Monday, June 02, 2008

High on qi

That's not a typo. Qi is the Chinese word for life force. Acupuncture, according to Chinese tradition, helps keep qi flowing throughout the body. Qi blockage can cause all sorts of imbalances and ailments, from infertility to insomnia, back pain, and indigestion. Western science has been unable to isolate qi, but western science has also been forced to admit that acupuncture works.

I'm being trained in a very limited treatment protocol, which helps people with addictions detox and sober up. It's very relaxing; trainees take a number of treatments so we know how it's supposed to feel, and we practice on each other before we work on clients. We put the needles in the clients' ears and watch them nod off and drowse. When the room is full, it's very serene.

So today I was needling away, and I saw that Jens, a fellow trainee -- a Swedish massage therapist who looks like Ewan MacGregor and wants to start a sideline in smoking cessation -- wasn't interested in needling any more clients.

"Are you okay?" I asked.

"I'm not sure," he said. "I was fine this weekend, and I practiced on a bunch of my friends. But today I'm feeling kind of jittery. I feel like I'm being affected by their qi, somehow."

"Boundaries," I told him. "I'm trained to keep my boundaries firm. You, as a massage therapist, are used to being in constant contact with your client. It's harder for you to keep up a boundary. If you're feeling jittery, then you need a treatment. Go swab your ears with alcohol."

I was actually kind of glad he'd taken himself out of the action, so to speak, because that gave me more ears to needle. I felt like I'd mastered something very different from what I normally do, something I wasn't sure I could handle. I felt good. Too good?

I started wondering if the practitioners were somehow absorbing the agitated energy of the clients, as part of our role as healers. I know that if I am calm and stable, it's easier to calm an agitated client; I did that at my internships and a few times in the acupuncture clinic, with first-timers. Most of the clients we practice acupuncture on are used to it, but some are still new, and almost all of them have somewhat raw emotions -- that's pretty much standard for anyone in early recovery from substance abuse.

So I try to be especially gentle and calm while administering acupuncture. But I wonder about the clients' energy, and how it affects me. Could it make me hypomanic?

Well, the cure for agitated emotions is pretty much the same as the cure for substance abuse. Not surprising, since blocking out dysphoria is one of the reasons -- the main reason -- people get high. So after I took the needles out of Jens, I had him put some in me. Not the same needles, obviously. They're used once and discarded.

(He also gave me a nice mini-massage in the afternoon, when it was quiet and nobody came in to be needled. I offered to help him publicize his new sideline; since I can't reciprocate with massage, I'll help him write and attract attention, something I know how to do quite well.)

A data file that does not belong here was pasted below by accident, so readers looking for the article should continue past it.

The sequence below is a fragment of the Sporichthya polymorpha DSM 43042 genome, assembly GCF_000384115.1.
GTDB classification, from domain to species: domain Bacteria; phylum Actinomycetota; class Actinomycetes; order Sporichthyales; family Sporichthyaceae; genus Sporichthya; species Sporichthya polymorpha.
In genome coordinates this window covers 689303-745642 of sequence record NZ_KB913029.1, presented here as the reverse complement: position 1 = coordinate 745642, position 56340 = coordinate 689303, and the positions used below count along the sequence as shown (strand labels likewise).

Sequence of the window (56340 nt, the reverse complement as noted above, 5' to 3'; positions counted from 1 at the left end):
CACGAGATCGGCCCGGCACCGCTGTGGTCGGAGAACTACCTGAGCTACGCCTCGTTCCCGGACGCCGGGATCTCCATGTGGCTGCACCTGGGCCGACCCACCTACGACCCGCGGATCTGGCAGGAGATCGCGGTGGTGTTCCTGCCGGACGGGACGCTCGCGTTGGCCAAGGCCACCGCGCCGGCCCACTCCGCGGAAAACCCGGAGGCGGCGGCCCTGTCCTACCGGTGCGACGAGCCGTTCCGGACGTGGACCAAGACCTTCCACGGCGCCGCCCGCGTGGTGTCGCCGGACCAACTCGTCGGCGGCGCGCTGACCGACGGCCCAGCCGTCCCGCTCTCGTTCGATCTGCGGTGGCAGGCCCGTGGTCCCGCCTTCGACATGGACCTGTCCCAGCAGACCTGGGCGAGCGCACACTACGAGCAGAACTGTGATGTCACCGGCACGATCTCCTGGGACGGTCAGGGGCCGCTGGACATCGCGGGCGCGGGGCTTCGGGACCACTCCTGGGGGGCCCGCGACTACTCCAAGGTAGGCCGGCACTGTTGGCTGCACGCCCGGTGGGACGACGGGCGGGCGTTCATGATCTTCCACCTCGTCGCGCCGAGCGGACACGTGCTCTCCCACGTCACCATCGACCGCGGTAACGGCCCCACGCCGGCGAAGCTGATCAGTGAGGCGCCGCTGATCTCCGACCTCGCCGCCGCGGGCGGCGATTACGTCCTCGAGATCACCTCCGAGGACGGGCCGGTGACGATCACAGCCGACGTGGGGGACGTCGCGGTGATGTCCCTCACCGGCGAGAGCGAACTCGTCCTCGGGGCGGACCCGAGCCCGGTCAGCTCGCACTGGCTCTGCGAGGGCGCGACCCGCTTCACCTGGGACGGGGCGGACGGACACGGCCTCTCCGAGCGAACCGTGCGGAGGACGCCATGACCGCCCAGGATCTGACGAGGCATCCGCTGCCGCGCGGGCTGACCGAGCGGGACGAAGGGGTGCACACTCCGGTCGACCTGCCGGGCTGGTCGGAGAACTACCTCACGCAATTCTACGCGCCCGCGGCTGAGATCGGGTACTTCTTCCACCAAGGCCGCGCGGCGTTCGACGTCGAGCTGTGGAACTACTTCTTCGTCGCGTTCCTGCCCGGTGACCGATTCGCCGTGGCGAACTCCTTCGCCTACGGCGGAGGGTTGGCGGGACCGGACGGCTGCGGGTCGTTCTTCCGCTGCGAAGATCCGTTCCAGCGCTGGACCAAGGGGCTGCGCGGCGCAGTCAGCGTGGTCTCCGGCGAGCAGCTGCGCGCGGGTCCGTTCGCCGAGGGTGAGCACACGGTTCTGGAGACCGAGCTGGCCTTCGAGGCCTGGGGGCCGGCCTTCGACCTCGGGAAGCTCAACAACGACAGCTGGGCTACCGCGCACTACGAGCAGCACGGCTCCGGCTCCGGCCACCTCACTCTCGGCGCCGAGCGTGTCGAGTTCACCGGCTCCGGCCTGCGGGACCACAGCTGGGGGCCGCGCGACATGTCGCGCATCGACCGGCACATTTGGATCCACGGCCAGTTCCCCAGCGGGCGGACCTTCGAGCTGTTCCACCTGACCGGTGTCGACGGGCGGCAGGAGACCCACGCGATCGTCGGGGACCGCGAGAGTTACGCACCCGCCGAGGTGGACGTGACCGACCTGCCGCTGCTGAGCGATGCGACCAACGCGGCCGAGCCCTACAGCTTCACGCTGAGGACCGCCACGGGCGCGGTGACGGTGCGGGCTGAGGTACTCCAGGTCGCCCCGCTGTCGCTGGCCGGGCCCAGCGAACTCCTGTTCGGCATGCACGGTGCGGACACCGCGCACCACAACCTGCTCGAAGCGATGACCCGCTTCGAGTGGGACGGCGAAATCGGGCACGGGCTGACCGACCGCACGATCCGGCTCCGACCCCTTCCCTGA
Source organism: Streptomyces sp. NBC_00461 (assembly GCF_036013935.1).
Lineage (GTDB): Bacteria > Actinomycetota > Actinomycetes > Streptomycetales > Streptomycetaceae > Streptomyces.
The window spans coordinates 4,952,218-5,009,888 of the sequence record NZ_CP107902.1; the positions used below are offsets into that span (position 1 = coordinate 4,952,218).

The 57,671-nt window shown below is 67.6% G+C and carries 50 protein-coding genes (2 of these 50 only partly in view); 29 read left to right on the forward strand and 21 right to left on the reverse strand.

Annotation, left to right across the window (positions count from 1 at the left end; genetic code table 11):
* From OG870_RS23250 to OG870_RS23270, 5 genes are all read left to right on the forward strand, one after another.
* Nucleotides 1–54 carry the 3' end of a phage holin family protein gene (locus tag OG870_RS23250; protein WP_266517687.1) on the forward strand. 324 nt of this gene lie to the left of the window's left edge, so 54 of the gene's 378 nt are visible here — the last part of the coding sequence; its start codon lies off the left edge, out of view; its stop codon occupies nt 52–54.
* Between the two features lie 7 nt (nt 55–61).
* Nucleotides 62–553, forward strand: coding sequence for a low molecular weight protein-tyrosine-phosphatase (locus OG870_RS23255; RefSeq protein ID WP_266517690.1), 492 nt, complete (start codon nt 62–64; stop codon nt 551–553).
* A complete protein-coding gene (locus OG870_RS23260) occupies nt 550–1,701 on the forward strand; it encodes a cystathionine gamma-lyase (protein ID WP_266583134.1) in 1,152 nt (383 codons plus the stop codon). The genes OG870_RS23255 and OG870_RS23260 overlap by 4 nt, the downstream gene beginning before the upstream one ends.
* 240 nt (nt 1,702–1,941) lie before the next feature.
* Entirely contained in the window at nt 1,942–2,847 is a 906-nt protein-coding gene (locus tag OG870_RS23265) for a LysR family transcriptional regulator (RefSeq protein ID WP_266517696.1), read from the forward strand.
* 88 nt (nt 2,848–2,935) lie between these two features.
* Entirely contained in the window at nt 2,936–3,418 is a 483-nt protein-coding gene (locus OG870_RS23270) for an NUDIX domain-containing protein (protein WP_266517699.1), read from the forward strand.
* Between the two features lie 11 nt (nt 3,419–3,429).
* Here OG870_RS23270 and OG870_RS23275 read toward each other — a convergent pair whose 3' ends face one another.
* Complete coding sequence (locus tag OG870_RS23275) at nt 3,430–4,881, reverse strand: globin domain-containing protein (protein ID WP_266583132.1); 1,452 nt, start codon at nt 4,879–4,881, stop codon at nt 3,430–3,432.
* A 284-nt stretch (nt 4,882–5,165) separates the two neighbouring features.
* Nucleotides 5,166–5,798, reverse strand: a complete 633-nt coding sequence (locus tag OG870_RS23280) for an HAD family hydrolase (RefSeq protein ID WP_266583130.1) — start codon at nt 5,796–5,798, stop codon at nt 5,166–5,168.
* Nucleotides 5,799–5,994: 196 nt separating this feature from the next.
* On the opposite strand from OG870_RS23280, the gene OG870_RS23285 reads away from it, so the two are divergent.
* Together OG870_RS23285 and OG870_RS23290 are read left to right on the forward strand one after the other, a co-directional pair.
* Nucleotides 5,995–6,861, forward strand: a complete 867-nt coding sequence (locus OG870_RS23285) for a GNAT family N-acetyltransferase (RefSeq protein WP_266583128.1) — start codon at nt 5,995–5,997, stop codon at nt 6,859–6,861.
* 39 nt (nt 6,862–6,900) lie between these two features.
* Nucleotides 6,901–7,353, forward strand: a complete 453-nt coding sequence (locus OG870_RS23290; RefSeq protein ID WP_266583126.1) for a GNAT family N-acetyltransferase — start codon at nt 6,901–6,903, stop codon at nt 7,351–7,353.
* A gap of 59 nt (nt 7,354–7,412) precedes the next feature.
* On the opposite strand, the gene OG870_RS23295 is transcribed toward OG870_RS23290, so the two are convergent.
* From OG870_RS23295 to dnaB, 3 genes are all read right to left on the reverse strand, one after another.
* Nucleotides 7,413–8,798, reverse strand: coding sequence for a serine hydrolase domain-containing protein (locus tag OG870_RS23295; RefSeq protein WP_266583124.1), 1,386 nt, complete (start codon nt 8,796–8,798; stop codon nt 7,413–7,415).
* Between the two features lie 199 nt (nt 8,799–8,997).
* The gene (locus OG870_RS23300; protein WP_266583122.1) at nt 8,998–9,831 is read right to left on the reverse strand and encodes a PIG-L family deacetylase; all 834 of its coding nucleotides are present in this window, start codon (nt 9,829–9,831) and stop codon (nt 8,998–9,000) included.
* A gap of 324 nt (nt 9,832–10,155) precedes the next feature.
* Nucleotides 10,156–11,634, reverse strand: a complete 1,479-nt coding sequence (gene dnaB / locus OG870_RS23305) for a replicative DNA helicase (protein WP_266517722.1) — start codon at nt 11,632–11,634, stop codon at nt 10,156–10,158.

Tomorrow I'm going to ask the instructor if that kind of energy transfer can happen between client and practitioner. The clinic also provides Reiki treatment, another form of energy healing. So they're into the concept of energy moving from person to person. I'm not so sure I believe in it, but I'll see a demonstration this week, so I'm reserving judgment.

I don't love everything about this training. Twice I was prevailed upon to put long-acting acupressure beads on the back of my ear. I first tried them on Wednesday, and by Thursday morning I was so upset that I took them off, because I had an interview Thursday afternoon. (Still waiting to hear from them....) I tried them again on Friday afternoon, and they basically ruined my weekend.

The bead expert said I must be going through a "healing crisis" and needed to work through the negative emotions. Not until I have a job offer in hand -- for that matter, not until I've gotten settled into a routine. I can't afford to get that upset. Yesterday I went to have my diplomas framed and, walking home, got steaming mad. No proximate reason for such strong negative emotions except... the beads.

I asked the trainer if the beads were safe for people who were taking psychotropic medications and she said they were, but I'm not so sure she was right. At least not in my case.
Copyright (c) "Ayelet Survivor"


  1. I had reiki done on me by an amateur, and I felt the energy. It was short term, I'll admit, but it was there.

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  3. It sounds like you're experiencing some powerful, and very real, things. I'm jealous, frankly. I want healing energy and positive emotions and whatnot. Needle me!

    Also, you didn't say whether the needles helped bring Jens back to a state where he could continue ministering. But he did massage you, right, so that's probably what put him back in the happy place :)

  4. Yes, the treatment restored Jens' balance, so he was able to treat clients comfortably in the afternoon. I'll needle you anytime you want; it's fun!!!